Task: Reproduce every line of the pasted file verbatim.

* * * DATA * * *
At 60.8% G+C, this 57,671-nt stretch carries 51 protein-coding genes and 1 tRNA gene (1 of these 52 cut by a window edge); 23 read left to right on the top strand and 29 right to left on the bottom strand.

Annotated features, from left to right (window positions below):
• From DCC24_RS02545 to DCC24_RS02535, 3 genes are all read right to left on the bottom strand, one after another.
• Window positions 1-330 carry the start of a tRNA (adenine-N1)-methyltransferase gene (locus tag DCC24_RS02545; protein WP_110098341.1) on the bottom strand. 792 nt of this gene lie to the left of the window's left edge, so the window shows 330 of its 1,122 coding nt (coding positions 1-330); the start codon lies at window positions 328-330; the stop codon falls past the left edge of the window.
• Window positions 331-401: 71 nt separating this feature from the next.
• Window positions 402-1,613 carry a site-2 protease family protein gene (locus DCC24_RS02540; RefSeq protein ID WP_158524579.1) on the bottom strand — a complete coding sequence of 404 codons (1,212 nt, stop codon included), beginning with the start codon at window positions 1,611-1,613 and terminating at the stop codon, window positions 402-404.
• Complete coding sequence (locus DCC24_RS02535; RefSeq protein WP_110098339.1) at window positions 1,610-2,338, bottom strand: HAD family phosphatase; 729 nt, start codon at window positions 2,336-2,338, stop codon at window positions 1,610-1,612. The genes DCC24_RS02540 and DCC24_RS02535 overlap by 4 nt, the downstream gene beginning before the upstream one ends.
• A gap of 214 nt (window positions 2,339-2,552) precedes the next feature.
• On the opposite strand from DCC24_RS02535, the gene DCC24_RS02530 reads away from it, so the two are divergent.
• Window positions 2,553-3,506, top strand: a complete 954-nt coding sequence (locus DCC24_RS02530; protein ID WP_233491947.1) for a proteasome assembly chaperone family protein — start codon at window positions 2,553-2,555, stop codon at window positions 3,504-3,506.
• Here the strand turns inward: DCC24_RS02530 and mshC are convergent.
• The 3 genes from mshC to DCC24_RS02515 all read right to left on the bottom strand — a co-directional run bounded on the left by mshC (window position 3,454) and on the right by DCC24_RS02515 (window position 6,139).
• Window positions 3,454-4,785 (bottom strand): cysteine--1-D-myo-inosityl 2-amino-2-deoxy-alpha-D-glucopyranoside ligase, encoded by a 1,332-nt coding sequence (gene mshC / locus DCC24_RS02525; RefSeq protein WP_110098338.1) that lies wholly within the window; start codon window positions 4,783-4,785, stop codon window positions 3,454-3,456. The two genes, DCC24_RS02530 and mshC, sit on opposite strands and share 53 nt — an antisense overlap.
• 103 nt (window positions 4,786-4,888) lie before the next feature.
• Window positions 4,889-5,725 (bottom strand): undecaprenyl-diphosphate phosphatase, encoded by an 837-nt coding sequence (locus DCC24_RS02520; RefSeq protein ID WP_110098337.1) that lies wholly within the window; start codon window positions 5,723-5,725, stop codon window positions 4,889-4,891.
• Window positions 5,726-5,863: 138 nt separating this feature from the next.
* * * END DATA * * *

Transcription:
At 60.8% G+C, this 57,671-nt stretch carries 51 protein-coding genes and 1 tRNA gene (1 of these 52 cut by a window edge); 23 read left to right on the top strand and 29 right to left on the bottom strand.

Annotated features, from left to right (window positions below):
• From DCC24_RS02545 to DCC24_RS02535, 3 genes are all read right to left on the bottom strand, one after another.
• Window positions 1-330 carry the start of a tRNA (adenine-N1)-methyltransferase gene (locus tag DCC24_RS02545; protein WP_110098341.1) on the bottom strand. 792 nt of this gene lie to the left of the window's left edge, so the window shows 330 of its 1,122 coding nt (coding positions 1-330); the start codon lies at window positions 328-330; the stop codon falls past the left edge of the window.
• Window positions 331-401: 71 nt separating this feature from the next.
• Window positions 402-1,613 carry a site-2 protease family protein gene (locus DCC24_RS02540; RefSeq protein ID WP_158524579.1) on the bottom strand — a complete coding sequence of 404 codons (1,212 nt, stop codon included), beginning with the start codon at window positions 1,611-1,613 and terminating at the stop codon, window positions 402-404.
• Complete coding sequence (locus DCC24_RS02535; RefSeq protein WP_110098339.1) at window positions 1,610-2,338, bottom strand: HAD family phosphatase; 729 nt, start codon at window positions 2,336-2,338, stop codon at window positions 1,610-1,612. The genes DCC24_RS02540 and DCC24_RS02535 overlap by 4 nt, the downstream gene beginning before the upstream one ends.
• A gap of 214 nt (window positions 2,339-2,552) precedes the next feature.
• On the opposite strand from DCC24_RS02535, the gene DCC24_RS02530 reads away from it, so the two are divergent.
• Window positions 2,553-3,506, top strand: a complete 954-nt coding sequence (locus DCC24_RS02530; protein ID WP_233491947.1) for a proteasome assembly chaperone family protein — start codon at window positions 2,553-2,555, stop codon at window positions 3,504-3,506.
• Here the strand turns inward: DCC24_RS02530 and mshC are convergent.
• The 3 genes from mshC to DCC24_RS02515 all read right to left on the bottom strand — a co-directional run bounded on the left by mshC (window position 3,454) and on the right by DCC24_RS02515 (window position 6,139).
• Window positions 3,454-4,785 (bottom strand): cysteine--1-D-myo-inosityl 2-amino-2-deoxy-alpha-D-glucopyranoside ligase, encoded by a 1,332-nt coding sequence (gene mshC / locus DCC24_RS02525; RefSeq protein WP_110098338.1) that lies wholly within the window; start codon window positions 4,783-4,785, stop codon window positions 3,454-3,456. The two genes, DCC24_RS02530 and mshC, sit on opposite strands and share 53 nt — an antisense overlap.
• 103 nt (window positions 4,786-4,888) lie before the next feature.
• Window positions 4,889-5,725 (bottom strand): undecaprenyl-diphosphate phosphatase, encoded by an 837-nt coding sequence (locus DCC24_RS02520; RefSeq protein ID WP_110098337.1) that lies wholly within the window; start codon window positions 5,723-5,725, stop codon window positions 4,889-4,891.
• Window positions 5,726-5,863: 138 nt separating this feature from the next.